Q529  Chairman: Do you support that view?

  Mr Dordain: I think it will be difficult to put that on a purely political standpoint because it is always going to be difficult to say that we have accepted up to the 17th Member State and from the 18th this is forbidden. I am not a politician but, in my view, it would be very difficult to sustain that in purely political terms. I prefer to say, "Okay, let's change. Instead of making conditions, let us put all new thoughts into change". I am spending a lot of my energy on that. What I wish is the full support of the UK in helping me to change the decision making process. Unfortunately, the change of the decision making process will be decided by unanimity. We can make it as early as next year. I wish to do that next year before new Member States arrive.

  Q530  Chairman: Could I ask you whether you feel that the UK is an enthusiastic member of ESA? Nobody else is listening, so you can be blunt.

  Mr Dordain: I am always open.

  Q531  Chairman: You are not a politician.

  Mr Dordain: No, but I like ESA and I think ESA is very important for Europe and all the Member States. The UK is a very enthusiastic supporter of our activities on some selected topics, not on all space activities. You know that. The UK has always been a strong supporter of science except in the mid-1990s when the UK was driving the decrease of the science programme. In 2005 it was the UK pushing for at least stopping the decrease of the science programme. The UK is a very important actor in science and, because of your GDP, you are contributor number two to the science programme. There is UK support in the telecommunications area and in the earth science field. I would like much more UK support in the applications of earth observation, for global monitoring and environmental security. Environmental security is a very important topic. The UK is not at its place there when I compare the capabilities of the UK. On average, the UK is an anomaly in ESA because the UK is number two in terms of the GDP and is only number five or even maybe number six in terms of contributions to ESA activities. When I compare the different countries, the UK is not on average at this position, at least in terms of budget. That is a question of choice for the British government.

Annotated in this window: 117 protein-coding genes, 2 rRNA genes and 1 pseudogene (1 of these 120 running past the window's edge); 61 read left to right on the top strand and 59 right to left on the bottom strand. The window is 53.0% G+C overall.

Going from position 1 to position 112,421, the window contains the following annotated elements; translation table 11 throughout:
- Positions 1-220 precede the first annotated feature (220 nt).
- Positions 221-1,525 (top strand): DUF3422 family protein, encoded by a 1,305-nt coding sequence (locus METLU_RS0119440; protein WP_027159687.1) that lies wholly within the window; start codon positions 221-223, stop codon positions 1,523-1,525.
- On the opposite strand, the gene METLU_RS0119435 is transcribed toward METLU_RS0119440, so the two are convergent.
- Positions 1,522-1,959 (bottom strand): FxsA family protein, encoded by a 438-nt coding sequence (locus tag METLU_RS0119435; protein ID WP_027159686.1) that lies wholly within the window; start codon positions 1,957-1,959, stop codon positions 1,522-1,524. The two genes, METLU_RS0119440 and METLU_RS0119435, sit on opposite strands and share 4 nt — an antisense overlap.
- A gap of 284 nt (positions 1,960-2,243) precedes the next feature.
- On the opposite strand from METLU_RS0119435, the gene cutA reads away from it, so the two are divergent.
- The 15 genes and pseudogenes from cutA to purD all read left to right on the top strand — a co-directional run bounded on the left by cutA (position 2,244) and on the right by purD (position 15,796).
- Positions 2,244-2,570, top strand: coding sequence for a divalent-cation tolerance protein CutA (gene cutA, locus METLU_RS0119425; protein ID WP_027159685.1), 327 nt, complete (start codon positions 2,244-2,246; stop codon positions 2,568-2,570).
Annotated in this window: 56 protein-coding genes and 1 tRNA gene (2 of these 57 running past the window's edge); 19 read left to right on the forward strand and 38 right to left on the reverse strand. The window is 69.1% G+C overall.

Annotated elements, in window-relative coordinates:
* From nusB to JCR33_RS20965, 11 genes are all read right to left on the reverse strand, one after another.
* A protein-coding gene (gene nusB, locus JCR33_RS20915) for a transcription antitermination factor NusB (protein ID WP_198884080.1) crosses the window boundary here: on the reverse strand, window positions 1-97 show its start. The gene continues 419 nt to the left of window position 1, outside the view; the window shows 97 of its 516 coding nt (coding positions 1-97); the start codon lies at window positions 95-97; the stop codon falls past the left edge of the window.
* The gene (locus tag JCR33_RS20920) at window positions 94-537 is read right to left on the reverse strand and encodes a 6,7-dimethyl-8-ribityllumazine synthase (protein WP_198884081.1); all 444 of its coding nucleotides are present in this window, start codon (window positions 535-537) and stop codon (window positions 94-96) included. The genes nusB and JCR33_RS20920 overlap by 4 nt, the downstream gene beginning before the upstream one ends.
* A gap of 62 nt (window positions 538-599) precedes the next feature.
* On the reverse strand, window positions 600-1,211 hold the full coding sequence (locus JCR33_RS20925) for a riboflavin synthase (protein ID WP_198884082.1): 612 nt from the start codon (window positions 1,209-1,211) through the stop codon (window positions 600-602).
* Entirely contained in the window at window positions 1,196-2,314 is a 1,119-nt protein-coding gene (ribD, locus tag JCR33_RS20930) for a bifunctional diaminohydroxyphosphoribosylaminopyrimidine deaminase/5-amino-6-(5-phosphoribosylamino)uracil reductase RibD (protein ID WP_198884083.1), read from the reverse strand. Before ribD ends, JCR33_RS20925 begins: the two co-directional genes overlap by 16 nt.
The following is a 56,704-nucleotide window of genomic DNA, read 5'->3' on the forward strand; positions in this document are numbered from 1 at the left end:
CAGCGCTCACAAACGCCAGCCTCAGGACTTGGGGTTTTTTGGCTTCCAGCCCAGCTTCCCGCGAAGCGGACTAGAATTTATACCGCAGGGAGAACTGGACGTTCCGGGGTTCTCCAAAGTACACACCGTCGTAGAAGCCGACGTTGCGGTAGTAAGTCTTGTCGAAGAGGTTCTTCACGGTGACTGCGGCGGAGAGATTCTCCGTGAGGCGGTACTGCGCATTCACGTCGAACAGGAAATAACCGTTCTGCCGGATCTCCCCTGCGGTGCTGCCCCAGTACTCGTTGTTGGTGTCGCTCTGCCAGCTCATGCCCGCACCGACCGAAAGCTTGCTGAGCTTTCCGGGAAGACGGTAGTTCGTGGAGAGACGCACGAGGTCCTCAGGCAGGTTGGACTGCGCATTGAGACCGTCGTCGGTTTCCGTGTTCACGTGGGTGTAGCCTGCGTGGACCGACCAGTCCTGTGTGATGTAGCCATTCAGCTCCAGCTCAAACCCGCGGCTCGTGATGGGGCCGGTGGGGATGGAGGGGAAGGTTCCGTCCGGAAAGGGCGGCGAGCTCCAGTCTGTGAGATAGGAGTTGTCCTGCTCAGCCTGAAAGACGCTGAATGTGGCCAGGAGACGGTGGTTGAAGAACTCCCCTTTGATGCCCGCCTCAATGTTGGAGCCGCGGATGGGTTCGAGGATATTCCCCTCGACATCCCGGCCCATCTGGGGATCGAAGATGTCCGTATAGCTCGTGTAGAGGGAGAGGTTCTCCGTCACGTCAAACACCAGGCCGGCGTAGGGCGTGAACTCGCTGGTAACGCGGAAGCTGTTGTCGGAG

Q532  Adam Afriyie: I would like to examine the role of the UK's position within the ESA a little further. You said that the United Kingdom was enthusiastic on selected topics. In the break-out sessions and during the meetings that you have, what would you say is the UK's reputation? When other members are talking about the UK and you look at the UK, what is our reputation?

  Mr Dordain: The UK is a friend of ESA. There is no feeling whatsoever among the other Member States to take the UK as reluctant. That is number one. Number two, the UK has a very specific position. Sometimes the UK is reluctant in the way they look at space. For example, the UK is not present in launchers or in manned space flights, which makes the UK a very specific Member State with 14 Member States contributing to launchers and 12 or 13 Member States contributing to manned space flights. On some topics the UK is all right. The UK is bringing leadership in terms of value for money and economic return. ESA could not exist without the UK because of what I said and also because of what British industry is bringing to ESA. Without British industry, we would not have Giove A in orbit and we would not have kept the frequency allocation that we need for Galileo. What I wish is to have more UK in ESA.